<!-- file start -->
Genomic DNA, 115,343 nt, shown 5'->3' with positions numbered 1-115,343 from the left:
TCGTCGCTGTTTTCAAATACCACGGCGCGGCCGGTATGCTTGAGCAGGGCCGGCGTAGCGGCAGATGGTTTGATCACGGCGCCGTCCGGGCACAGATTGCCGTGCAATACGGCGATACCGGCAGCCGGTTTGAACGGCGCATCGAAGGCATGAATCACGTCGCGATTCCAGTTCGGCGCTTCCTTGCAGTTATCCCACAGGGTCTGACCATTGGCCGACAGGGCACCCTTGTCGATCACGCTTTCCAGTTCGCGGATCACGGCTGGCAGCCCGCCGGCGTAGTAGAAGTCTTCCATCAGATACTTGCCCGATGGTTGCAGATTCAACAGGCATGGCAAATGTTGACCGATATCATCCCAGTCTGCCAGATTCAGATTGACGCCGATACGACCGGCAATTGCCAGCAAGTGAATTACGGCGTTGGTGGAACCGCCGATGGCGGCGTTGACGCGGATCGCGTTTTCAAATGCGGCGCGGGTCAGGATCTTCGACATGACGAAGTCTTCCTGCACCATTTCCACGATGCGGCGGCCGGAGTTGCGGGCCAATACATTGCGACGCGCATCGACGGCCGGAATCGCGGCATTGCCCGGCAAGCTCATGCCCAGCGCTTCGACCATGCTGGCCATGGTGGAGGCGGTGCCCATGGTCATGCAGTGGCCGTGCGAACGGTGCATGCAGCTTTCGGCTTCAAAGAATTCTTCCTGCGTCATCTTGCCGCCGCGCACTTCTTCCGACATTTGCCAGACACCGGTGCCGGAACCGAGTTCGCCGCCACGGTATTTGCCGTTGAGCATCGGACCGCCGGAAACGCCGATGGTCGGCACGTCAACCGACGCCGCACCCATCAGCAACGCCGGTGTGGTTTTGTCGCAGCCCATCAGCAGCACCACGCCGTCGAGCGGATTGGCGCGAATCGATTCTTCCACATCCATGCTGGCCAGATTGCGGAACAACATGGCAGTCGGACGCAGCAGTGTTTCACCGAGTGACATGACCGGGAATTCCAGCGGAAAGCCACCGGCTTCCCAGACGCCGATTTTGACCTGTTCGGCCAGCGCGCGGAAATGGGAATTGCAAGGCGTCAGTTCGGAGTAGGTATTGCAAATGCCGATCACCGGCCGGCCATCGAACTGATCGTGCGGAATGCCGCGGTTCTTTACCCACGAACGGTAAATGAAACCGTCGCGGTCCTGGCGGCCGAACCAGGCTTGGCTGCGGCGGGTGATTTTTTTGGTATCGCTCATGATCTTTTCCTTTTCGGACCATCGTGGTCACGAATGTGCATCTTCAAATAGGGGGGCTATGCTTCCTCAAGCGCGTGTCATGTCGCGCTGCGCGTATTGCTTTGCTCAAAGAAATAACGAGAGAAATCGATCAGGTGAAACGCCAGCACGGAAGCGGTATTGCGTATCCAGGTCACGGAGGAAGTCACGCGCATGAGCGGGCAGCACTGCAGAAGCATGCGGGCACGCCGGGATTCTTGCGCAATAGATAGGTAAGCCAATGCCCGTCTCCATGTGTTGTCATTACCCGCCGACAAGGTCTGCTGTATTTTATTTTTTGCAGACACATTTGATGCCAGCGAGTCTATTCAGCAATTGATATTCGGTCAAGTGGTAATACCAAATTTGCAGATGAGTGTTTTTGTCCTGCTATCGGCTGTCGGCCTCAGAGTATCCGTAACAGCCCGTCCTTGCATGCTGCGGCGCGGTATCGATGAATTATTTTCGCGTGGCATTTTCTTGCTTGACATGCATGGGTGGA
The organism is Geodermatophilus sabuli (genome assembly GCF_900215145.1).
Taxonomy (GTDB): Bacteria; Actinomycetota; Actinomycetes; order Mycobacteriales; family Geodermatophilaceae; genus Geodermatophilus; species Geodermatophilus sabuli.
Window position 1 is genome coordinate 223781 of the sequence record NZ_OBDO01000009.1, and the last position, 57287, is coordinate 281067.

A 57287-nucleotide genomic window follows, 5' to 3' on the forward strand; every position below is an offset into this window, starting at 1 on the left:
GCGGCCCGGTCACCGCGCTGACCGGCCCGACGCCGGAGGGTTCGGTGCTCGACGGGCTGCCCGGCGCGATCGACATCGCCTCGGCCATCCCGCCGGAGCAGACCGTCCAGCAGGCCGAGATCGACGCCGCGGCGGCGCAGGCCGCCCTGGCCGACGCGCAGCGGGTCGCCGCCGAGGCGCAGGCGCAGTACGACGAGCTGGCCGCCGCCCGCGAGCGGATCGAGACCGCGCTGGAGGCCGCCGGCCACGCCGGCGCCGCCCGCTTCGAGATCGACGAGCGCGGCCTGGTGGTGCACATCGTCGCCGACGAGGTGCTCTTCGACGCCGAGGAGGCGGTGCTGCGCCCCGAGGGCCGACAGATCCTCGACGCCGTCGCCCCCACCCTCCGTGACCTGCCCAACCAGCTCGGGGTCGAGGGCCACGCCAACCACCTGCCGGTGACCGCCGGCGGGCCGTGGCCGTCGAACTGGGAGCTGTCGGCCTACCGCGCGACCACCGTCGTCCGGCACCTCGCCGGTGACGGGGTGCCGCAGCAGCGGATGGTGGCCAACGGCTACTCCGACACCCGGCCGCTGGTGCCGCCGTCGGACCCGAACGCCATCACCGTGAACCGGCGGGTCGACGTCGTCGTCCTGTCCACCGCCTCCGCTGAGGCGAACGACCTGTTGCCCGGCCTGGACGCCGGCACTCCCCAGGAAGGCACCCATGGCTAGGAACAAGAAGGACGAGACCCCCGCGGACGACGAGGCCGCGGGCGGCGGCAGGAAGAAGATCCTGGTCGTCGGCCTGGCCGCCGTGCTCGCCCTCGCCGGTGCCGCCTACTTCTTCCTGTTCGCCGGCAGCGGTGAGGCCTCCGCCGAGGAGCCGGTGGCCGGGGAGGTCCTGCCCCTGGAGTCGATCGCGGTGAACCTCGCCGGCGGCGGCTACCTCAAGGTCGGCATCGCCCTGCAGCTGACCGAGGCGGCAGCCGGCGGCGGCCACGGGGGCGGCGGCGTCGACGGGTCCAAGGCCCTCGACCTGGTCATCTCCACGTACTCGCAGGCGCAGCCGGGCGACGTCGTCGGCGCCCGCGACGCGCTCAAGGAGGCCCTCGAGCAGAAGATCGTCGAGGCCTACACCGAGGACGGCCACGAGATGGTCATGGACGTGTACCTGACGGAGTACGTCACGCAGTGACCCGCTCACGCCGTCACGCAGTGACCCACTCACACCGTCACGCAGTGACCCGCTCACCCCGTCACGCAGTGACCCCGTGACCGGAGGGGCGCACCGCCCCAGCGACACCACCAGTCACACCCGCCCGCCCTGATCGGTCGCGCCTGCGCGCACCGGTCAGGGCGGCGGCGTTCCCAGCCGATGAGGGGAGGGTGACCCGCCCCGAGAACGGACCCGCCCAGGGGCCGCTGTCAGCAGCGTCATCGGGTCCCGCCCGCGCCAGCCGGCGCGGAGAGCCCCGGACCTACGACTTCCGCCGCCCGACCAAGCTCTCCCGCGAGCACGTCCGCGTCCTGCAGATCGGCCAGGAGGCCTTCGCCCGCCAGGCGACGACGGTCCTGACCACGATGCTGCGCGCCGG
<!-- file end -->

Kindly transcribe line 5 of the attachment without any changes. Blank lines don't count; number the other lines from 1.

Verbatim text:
Window position 1 is genome coordinate 223781 of the sequence record NZ_OBDO01000009.1, and the last position, 57287, is coordinate 281067.